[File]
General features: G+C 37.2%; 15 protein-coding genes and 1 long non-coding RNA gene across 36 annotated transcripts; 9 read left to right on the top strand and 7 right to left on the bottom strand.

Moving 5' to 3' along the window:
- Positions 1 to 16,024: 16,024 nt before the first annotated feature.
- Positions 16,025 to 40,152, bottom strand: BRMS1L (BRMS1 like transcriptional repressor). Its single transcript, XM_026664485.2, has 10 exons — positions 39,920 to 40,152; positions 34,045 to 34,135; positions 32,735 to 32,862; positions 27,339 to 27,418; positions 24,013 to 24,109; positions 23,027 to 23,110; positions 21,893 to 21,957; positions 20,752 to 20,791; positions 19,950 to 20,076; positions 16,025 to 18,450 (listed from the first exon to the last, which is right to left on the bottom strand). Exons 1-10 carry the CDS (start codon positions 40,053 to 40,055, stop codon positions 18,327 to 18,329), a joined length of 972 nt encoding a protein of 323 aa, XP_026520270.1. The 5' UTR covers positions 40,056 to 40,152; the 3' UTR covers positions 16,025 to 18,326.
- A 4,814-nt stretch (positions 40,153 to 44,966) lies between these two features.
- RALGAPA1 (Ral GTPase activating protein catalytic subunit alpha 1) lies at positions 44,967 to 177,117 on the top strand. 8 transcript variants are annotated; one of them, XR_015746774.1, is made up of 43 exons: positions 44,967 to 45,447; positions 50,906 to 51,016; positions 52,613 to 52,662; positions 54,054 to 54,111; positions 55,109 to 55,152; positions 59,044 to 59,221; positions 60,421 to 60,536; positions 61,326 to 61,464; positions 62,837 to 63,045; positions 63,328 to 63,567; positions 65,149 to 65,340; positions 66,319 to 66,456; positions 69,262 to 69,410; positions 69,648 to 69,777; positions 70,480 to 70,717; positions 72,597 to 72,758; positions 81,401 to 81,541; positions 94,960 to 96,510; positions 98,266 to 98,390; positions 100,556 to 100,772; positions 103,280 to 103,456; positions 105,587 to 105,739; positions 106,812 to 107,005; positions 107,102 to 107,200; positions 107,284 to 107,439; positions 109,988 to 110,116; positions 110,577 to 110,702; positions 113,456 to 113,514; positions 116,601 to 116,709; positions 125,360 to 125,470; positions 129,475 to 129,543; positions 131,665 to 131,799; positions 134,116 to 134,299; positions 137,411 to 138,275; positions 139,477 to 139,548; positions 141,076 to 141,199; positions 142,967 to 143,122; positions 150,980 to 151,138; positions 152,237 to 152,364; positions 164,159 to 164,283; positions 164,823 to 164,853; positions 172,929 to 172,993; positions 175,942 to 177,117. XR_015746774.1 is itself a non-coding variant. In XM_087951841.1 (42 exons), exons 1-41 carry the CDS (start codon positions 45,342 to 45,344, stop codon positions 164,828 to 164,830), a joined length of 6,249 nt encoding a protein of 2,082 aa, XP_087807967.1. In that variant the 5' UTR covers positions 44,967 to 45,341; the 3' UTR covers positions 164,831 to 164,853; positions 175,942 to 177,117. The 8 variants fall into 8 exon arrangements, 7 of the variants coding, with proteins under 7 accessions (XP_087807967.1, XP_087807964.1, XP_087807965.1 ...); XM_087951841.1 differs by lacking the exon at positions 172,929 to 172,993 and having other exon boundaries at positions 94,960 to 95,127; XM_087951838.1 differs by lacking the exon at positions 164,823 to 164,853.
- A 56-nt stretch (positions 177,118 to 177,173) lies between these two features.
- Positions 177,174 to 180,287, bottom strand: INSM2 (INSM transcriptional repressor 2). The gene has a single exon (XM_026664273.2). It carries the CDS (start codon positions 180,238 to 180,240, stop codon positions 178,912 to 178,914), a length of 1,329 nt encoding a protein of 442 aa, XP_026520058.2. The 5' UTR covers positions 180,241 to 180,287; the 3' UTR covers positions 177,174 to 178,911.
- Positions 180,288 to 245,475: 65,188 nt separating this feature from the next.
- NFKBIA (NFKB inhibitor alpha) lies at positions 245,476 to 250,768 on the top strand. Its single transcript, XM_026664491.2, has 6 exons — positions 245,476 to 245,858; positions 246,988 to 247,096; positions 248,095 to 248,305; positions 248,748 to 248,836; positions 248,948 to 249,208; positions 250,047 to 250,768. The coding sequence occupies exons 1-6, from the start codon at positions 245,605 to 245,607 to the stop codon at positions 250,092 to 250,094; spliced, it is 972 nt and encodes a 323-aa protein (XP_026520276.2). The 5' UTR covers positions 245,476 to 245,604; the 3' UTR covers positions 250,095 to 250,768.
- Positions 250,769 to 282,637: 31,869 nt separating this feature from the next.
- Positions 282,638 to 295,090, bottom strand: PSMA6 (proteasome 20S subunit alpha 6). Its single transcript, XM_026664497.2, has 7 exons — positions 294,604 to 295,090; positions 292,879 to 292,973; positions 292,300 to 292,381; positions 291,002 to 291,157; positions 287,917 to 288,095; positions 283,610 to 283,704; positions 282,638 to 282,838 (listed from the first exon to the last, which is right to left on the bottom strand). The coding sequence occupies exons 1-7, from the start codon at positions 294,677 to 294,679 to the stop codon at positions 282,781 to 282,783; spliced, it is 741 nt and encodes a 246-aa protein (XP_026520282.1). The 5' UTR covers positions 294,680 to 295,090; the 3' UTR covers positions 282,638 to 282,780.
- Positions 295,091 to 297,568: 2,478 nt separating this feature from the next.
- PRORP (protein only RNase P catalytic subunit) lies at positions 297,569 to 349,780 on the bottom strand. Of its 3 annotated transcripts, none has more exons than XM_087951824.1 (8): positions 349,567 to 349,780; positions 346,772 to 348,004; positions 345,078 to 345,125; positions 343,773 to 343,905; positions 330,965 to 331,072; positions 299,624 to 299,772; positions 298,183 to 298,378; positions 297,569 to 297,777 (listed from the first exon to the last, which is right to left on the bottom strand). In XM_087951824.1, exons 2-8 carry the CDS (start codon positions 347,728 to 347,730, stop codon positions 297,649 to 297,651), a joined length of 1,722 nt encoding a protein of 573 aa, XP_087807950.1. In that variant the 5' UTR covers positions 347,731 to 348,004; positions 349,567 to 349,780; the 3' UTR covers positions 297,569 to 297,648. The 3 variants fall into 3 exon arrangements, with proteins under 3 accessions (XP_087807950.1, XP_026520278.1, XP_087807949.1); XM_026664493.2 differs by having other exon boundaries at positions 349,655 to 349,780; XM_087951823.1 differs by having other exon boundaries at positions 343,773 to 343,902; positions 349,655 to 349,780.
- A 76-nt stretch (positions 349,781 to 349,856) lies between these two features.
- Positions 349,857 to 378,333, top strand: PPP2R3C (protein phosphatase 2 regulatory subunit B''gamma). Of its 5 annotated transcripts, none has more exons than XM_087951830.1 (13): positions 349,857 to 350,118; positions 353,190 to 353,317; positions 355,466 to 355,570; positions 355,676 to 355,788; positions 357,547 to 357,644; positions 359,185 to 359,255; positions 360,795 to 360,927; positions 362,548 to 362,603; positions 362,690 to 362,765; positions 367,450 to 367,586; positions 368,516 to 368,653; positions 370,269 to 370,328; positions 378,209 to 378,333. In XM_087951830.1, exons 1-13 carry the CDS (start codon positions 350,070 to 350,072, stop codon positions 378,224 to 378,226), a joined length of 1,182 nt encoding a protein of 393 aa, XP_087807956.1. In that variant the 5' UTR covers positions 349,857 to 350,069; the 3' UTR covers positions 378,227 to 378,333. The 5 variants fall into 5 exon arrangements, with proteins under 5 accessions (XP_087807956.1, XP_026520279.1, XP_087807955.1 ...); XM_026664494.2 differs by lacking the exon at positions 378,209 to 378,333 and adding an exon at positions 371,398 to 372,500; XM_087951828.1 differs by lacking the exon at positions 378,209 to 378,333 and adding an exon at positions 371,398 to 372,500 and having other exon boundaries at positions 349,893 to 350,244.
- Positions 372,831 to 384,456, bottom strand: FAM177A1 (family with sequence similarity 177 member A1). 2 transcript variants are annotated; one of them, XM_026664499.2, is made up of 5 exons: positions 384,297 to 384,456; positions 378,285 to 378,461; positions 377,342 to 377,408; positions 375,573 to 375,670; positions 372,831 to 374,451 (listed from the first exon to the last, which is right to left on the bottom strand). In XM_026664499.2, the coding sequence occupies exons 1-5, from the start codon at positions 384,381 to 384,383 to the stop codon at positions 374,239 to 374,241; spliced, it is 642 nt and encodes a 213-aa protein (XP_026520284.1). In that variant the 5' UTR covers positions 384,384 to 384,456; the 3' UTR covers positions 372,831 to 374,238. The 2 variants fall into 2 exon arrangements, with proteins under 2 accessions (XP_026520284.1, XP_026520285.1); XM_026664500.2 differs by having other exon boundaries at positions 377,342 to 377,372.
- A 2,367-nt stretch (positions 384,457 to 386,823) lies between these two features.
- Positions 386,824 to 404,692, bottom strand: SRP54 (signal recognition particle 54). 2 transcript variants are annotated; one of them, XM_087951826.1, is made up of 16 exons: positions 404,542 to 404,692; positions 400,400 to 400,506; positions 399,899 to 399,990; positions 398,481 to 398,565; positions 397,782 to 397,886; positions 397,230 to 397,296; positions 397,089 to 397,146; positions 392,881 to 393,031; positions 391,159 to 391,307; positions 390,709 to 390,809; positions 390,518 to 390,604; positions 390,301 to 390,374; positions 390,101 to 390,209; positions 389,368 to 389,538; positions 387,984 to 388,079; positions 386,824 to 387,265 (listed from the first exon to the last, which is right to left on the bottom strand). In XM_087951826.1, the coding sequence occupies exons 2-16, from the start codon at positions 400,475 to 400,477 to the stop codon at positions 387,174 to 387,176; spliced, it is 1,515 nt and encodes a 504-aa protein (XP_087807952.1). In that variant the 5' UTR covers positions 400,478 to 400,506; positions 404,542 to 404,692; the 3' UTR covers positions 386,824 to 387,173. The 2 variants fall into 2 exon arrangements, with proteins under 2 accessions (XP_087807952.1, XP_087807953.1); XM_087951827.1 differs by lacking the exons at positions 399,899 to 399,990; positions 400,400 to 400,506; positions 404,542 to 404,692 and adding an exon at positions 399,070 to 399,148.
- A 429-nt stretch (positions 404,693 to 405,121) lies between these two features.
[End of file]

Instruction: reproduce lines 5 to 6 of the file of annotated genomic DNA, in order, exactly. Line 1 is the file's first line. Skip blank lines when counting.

- A 4,814-nt stretch (positions 40,153 to 44,966) lies between these two features.
- RALGAPA1 (Ral GTPase activating protein catalytic subunit alpha 1) lies at positions 44,967 to 177,117 on the top strand. 8 transcript variants are annotated; one of them, XR_015746774.1, is made up of 43 exons: positions 44,967 to 45,447; positions 50,906 to 51,016; positions 52,613 to 52,662; positions 54,054 to 54,111; positions 55,109 to 55,152; positions 59,044 to 59,221; positions 60,421 to 60,536; positions 61,326 to 61,464; positions 62,837 to 63,045; positions 63,328 to 63,567; positions 65,149 to 65,340; positions 66,319 to 66,456; positions 69,262 to 69,410; positions 69,648 to 69,777; positions 70,480 to 70,717; positions 72,597 to 72,758; positions 81,401 to 81,541; positions 94,960 to 96,510; positions 98,266 to 98,390; positions 100,556 to 100,772; positions 103,280 to 103,456; positions 105,587 to 105,739; positions 106,812 to 107,005; positions 107,102 to 107,200; positions 107,284 to 107,439; positions 109,988 to 110,116; positions 110,577 to 110,702; positions 113,456 to 113,514; positions 116,601 to 116,709; positions 125,360 to 125,470; positions 129,475 to 129,543; positions 131,665 to 131,799; positions 134,116 to 134,299; positions 137,411 to 138,275; positions 139,477 to 139,548; positions 141,076 to 141,199; positions 142,967 to 143,122; positions 150,980 to 151,138; positions 152,237 to 152,364; positions 164,159 to 164,283; positions 164,823 to 164,853; positions 172,929 to 172,993; positions 175,942 to 177,117. XR_015746774.1 is itself a non-coding variant. In XM_087951841.1 (42 exons), exons 1-41 carry the CDS (start codon positions 45,342 to 45,344, stop codon positions 164,828 to 164,830), a joined length of 6,249 nt encoding a protein of 2,082 aa, XP_087807967.1. In that variant the 5' UTR covers positions 44,967 to 45,341; the 3' UTR covers positions 164,831 to 164,853; positions 175,942 to 177,117. The 8 variants fall into 8 exon arrangements, 7 of the variants coding, with proteins under 7 accessions (XP_087807967.1, XP_087807964.1, XP_087807965.1 ...); XM_087951841.1 differs by lacking the exon at positions 172,929 to 172,993 and having other exon boundaries at positions 94,960 to 95,127; XM_087951838.1 differs by lacking the exon at positions 164,823 to 164,853.